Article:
The probability of a hard Brexit is very much higher now than it was immediately after the referendum, despite a rumoured eleventh hour softening of May's tone ahead of Wednesday's invocation of Article 50.
UK commercial property values increased by 2.4% over the first six months of 2016, according to the IPD All Property Index. Yet these gains were eradicated in the immediate aftermath of the EU referendum — the index fell by 2.8% in July alone.
The UK has voted to leave the European Union, which will trigger two years or more of negotiations once Westminster formally notifies Brussels of its intention to secede. However, the referendum result is advisory rather than mandatory and there are significant constitutional issues that must be resolved before such notice can be given. As a result, UK and EU politics will have a significant impact on financial markets in the short to medium term.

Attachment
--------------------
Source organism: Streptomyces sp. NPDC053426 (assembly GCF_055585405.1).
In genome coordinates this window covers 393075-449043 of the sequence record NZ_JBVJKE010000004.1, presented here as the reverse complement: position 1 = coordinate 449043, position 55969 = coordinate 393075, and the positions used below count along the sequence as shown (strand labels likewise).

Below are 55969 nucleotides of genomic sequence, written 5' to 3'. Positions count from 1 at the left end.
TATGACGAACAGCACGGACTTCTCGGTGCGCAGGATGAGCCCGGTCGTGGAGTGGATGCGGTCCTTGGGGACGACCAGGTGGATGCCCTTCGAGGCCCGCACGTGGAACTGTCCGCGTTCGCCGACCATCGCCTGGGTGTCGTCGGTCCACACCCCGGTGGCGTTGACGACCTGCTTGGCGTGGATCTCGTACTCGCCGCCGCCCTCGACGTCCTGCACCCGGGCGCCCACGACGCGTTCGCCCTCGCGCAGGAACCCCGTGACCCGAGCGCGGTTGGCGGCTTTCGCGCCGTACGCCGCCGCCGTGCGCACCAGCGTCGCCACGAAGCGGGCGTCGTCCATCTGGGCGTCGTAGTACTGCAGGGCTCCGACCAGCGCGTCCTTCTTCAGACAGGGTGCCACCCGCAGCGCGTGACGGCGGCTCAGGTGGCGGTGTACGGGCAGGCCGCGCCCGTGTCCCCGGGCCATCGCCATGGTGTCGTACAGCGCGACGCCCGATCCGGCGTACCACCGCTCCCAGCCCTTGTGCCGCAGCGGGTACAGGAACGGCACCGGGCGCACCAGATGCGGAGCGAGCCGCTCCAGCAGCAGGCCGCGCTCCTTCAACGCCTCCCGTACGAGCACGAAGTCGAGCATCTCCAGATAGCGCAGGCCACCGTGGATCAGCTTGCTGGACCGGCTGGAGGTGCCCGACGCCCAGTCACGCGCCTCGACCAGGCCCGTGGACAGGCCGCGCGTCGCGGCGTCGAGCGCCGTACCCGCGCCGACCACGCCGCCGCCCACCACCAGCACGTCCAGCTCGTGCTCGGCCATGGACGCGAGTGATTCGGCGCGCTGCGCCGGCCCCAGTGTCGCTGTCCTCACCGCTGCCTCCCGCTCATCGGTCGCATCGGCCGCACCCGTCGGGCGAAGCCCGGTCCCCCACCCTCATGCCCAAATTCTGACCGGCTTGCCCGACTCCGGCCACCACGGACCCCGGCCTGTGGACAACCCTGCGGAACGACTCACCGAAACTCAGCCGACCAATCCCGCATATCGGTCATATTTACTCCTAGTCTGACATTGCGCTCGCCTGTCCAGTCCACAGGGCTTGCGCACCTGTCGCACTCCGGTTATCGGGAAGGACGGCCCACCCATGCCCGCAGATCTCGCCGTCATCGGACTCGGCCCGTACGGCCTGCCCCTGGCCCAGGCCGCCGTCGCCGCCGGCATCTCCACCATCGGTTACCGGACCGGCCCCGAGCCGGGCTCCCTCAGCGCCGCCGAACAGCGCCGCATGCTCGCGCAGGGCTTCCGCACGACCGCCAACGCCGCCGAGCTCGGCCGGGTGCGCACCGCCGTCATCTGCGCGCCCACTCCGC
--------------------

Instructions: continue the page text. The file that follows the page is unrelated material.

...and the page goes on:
More questions than answers
With 50 days until the Referendum, James Hedley, investment director, hosted a capacity event entitled, ‘Brexit – Exploring Myths and Facts’, in Liverpool.
A debate on the referendum of the UK's continued membership of the EU was the first event in our partnership with Spectator magazine.
Rathbones and The Spectator last night hosted an entertaining and informative debate on the EU referendum at The London Palladium – ‘Should Britain leave the European Union?’
Investment Perspectives: What is fact and what is fiction? That question has never been more pertinent as the UK weighs up the arguments ahead of the In/Out referendum on 23 June.
Our report specifically looks to address five myths around key areas of the Brexit debate: immigration, trade, financials, public finance, and foreign investment.
Myth 5: foreign investors will withdraw from the UK if it leaves the EU.